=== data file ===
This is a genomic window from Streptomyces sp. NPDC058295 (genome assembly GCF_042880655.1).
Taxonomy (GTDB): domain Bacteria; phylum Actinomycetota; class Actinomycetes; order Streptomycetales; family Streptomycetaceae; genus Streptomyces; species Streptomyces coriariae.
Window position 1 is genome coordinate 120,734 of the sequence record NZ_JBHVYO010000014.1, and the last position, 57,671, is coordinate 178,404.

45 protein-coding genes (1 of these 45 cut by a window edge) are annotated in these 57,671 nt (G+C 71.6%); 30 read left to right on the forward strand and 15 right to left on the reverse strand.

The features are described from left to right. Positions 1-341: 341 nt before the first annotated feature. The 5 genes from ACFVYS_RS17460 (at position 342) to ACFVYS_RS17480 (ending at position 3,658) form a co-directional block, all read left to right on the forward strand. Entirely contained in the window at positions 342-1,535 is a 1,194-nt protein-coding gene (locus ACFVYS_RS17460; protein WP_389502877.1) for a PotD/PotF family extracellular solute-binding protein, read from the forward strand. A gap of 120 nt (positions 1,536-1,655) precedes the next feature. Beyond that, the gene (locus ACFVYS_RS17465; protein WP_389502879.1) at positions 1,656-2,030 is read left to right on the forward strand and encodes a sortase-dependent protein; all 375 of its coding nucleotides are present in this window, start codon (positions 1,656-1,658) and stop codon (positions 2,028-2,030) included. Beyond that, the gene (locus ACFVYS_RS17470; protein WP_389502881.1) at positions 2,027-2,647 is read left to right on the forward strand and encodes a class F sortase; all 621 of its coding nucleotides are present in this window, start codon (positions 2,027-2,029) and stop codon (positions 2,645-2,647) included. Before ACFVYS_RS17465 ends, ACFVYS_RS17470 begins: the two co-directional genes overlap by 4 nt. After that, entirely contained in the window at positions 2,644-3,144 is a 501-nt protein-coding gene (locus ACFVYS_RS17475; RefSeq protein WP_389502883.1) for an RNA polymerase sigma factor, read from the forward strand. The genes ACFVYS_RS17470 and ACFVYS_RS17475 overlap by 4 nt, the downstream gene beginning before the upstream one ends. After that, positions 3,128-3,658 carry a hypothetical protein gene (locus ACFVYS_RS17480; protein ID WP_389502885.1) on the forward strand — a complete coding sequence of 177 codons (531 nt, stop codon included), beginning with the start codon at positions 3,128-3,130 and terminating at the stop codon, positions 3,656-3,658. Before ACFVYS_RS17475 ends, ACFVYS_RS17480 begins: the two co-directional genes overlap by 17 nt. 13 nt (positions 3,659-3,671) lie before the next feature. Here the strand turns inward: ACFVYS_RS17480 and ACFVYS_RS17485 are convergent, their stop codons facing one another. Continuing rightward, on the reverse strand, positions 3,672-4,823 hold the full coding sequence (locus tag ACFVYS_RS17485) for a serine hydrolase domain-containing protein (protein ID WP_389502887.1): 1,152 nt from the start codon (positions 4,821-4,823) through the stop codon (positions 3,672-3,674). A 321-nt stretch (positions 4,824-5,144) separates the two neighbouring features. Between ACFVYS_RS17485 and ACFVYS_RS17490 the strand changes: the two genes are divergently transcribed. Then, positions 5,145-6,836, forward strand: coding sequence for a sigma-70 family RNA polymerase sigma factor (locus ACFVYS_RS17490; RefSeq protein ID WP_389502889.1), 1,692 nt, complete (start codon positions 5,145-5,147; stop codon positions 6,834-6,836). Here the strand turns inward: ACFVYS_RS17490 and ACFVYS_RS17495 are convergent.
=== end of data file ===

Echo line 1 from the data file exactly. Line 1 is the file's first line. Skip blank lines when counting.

This is a genomic window from Streptomyces sp. NPDC058295 (genome assembly GCF_042880655.1).